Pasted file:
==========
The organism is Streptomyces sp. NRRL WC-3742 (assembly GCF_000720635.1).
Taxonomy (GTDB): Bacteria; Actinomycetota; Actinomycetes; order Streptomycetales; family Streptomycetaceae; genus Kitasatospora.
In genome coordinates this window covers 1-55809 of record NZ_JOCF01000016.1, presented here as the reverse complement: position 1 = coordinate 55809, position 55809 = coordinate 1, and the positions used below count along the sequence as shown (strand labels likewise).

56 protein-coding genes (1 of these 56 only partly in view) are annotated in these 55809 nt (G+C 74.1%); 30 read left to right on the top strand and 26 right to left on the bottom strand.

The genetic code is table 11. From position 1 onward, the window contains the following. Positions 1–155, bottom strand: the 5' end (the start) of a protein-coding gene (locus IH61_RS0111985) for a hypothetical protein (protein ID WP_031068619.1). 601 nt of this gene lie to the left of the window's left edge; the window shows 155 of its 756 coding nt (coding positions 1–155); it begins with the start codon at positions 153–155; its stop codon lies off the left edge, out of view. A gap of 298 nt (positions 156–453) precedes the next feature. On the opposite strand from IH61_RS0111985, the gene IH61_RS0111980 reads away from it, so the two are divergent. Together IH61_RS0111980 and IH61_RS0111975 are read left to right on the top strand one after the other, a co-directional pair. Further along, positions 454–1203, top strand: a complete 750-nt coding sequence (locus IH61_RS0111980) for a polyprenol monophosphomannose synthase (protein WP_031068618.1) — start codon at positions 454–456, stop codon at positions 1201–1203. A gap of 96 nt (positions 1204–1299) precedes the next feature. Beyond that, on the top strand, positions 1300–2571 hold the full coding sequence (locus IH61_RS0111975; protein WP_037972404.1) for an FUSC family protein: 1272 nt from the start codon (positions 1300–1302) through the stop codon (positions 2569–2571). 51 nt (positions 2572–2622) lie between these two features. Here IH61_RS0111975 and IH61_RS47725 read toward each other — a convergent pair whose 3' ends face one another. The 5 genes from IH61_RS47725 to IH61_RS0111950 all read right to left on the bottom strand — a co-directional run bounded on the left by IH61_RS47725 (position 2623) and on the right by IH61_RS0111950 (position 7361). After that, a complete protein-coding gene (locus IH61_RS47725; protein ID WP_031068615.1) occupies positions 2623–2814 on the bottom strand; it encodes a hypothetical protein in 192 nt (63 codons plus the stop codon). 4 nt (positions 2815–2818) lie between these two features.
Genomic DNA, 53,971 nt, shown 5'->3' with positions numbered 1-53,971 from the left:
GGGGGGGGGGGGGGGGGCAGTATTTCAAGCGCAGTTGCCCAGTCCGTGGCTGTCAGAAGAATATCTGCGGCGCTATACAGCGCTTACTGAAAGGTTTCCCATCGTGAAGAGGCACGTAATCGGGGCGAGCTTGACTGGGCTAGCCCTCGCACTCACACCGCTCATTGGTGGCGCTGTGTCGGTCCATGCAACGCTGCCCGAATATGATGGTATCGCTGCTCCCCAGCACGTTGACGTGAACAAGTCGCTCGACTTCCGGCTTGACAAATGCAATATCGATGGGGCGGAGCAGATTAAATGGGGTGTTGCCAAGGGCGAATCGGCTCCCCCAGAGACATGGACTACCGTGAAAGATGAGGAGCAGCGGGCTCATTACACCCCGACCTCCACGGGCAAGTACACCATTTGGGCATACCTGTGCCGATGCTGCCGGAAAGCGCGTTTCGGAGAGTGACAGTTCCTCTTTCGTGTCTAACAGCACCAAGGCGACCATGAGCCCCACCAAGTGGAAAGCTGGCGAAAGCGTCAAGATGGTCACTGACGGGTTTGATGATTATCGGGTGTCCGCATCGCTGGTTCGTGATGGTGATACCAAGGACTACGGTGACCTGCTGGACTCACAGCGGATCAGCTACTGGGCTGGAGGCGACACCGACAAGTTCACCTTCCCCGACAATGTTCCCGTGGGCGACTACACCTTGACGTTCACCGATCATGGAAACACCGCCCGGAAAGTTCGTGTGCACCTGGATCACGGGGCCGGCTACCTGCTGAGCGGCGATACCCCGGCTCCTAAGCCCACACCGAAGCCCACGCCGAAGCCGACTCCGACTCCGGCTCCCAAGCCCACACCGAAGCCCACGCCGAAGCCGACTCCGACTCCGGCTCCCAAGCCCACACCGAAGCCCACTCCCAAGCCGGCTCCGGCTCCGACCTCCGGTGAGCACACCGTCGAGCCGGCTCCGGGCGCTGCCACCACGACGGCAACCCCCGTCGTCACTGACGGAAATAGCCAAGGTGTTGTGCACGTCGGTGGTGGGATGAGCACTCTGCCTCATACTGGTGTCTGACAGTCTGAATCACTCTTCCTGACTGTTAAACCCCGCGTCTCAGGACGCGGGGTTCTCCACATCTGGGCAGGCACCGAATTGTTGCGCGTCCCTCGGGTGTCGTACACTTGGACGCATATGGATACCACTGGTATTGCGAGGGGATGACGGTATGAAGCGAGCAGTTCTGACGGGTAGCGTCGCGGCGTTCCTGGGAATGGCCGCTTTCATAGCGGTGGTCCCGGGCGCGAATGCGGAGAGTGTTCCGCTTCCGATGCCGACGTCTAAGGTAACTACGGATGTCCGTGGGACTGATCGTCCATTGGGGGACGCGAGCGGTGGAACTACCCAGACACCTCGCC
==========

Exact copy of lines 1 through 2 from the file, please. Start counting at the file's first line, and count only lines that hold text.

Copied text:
The organism is Streptomyces sp. NRRL WC-3742 (assembly GCF_000720635.1).
Taxonomy (GTDB): Bacteria; Actinomycetota; Actinomycetes; order Streptomycetales; family Streptomycetaceae; genus Kitasatospora.